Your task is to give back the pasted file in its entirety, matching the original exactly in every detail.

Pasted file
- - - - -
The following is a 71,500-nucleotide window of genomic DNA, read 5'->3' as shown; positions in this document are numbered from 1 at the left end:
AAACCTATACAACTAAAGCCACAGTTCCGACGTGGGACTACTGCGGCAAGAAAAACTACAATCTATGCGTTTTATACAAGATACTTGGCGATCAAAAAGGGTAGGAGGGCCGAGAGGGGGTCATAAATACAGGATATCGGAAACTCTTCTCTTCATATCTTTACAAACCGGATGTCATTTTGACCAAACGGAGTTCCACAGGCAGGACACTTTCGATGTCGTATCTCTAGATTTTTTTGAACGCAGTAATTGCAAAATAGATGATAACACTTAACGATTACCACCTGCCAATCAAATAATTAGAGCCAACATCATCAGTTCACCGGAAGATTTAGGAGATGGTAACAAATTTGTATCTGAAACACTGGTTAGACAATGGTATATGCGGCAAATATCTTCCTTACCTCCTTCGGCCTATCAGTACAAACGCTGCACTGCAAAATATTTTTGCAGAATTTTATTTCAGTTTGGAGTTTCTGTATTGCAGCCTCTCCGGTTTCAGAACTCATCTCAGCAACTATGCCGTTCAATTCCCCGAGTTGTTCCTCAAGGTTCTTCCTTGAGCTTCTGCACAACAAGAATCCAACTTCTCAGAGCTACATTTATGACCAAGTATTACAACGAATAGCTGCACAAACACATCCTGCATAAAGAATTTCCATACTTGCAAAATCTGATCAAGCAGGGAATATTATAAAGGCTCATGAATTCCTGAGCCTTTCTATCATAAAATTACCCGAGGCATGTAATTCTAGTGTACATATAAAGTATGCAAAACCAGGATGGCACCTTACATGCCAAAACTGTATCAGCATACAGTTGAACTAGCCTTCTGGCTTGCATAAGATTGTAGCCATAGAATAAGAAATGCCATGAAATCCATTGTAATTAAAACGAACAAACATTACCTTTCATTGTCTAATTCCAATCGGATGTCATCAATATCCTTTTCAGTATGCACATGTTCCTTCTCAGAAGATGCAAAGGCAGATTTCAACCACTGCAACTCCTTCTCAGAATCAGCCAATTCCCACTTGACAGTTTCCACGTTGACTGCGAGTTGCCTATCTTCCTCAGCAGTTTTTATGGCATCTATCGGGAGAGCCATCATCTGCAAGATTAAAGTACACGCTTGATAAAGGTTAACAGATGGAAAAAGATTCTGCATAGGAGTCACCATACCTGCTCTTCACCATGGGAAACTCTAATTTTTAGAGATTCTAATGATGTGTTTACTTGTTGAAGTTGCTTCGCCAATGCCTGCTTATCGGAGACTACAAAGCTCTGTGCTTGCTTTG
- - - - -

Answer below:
The following is a 71,500-nucleotide window of genomic DNA, read 5'->3' as shown; positions in this document are numbered from 1 at the left end:
AAACCTATACAACTAAAGCCACAGTTCCGACGTGGGACTACTGCGGCAAGAAAAACTACAATCTATGCGTTTTATACAAGATACTTGGCGATCAAAAAGGGTAGGAGGGCCGAGAGGGGGTCATAAATACAGGATATCGGAAACTCTTCTCTTCATATCTTTACAAACCGGATGTCATTTTGACCAAACGGAGTTCCACAGGCAGGACACTTTCGATGTCGTATCTCTAGATTTTTTTGAACGCAGTAATTGCAAAATAGATGATAACACTTAACGATTACCACCTGCCAATCAAATAATTAGAGCCAACATCATCAGTTCACCGGAAGATTTAGGAGATGGTAACAAATTTGTATCTGAAACACTGGTTAGACAATGGTATATGCGGCAAATATCTTCCTTACCTCCTTCGGCCTATCAGTACAAACGCTGCACTGCAAAATATTTTTGCAGAATTTTATTTCAGTTTGGAGTTTCTGTATTGCAGCCTCTCCGGTTTCAGAACTCATCTCAGCAACTATGCCGTTCAATTCCCCGAGTTGTTCCTCAAGGTTCTTCCTTGAGCTTCTGCACAACAAGAATCCAACTTCTCAGAGCTACATTTATGACCAAGTATTACAACGAATAGCTGCACAAACACATCCTGCATAAAGAATTTCCATACTTGCAAAATCTGATCAAGCAGGGAATATTATAAAGGCTCATGAATTCCTGAGCCTTTCTATCATAAAATTACCCGAGGCATGTAATTCTAGTGTACATATAAAGTATGCAAAACCAGGATGGCACCTTACATGCCAAAACTGTATCAGCATACAGTTGAACTAGCCTTCTGGCTTGCATAAGATTGTAGCCATAGAATAAGAAATGCCATGAAATCCATTGTAATTAAAACGAACAAACATTACCTTTCATTGTCTAATTCCAATCGGATGTCATCAATATCCTTTTCAGTATGCACATGTTCCTTCTCAGAAGATGCAAAGGCAGATTTCAACCACTGCAACTCCTTCTCAGAATCAGCCAATTCCCACTTGACAGTTTCCACGTTGACTGCGAGTTGCCTATCTTCCTCAGCAGTTTTTATGGCATCTATCGGGAGAGCCATCATCTGCAAGATTAAAGTACACGCTTGATAAAGGTTAACAGATGGAAAAAGATTCTGCATAGGAGTCACCATACCTGCTCTTCACCATGGGAAACTCTAATTTTTAGAGATTCTAATGATGTGTTTACTTGTTGAAGTTGCTTCGCCAATGCCTGCTTATCGGAGACTACAAAGCTCTGTGCTTGCTTTG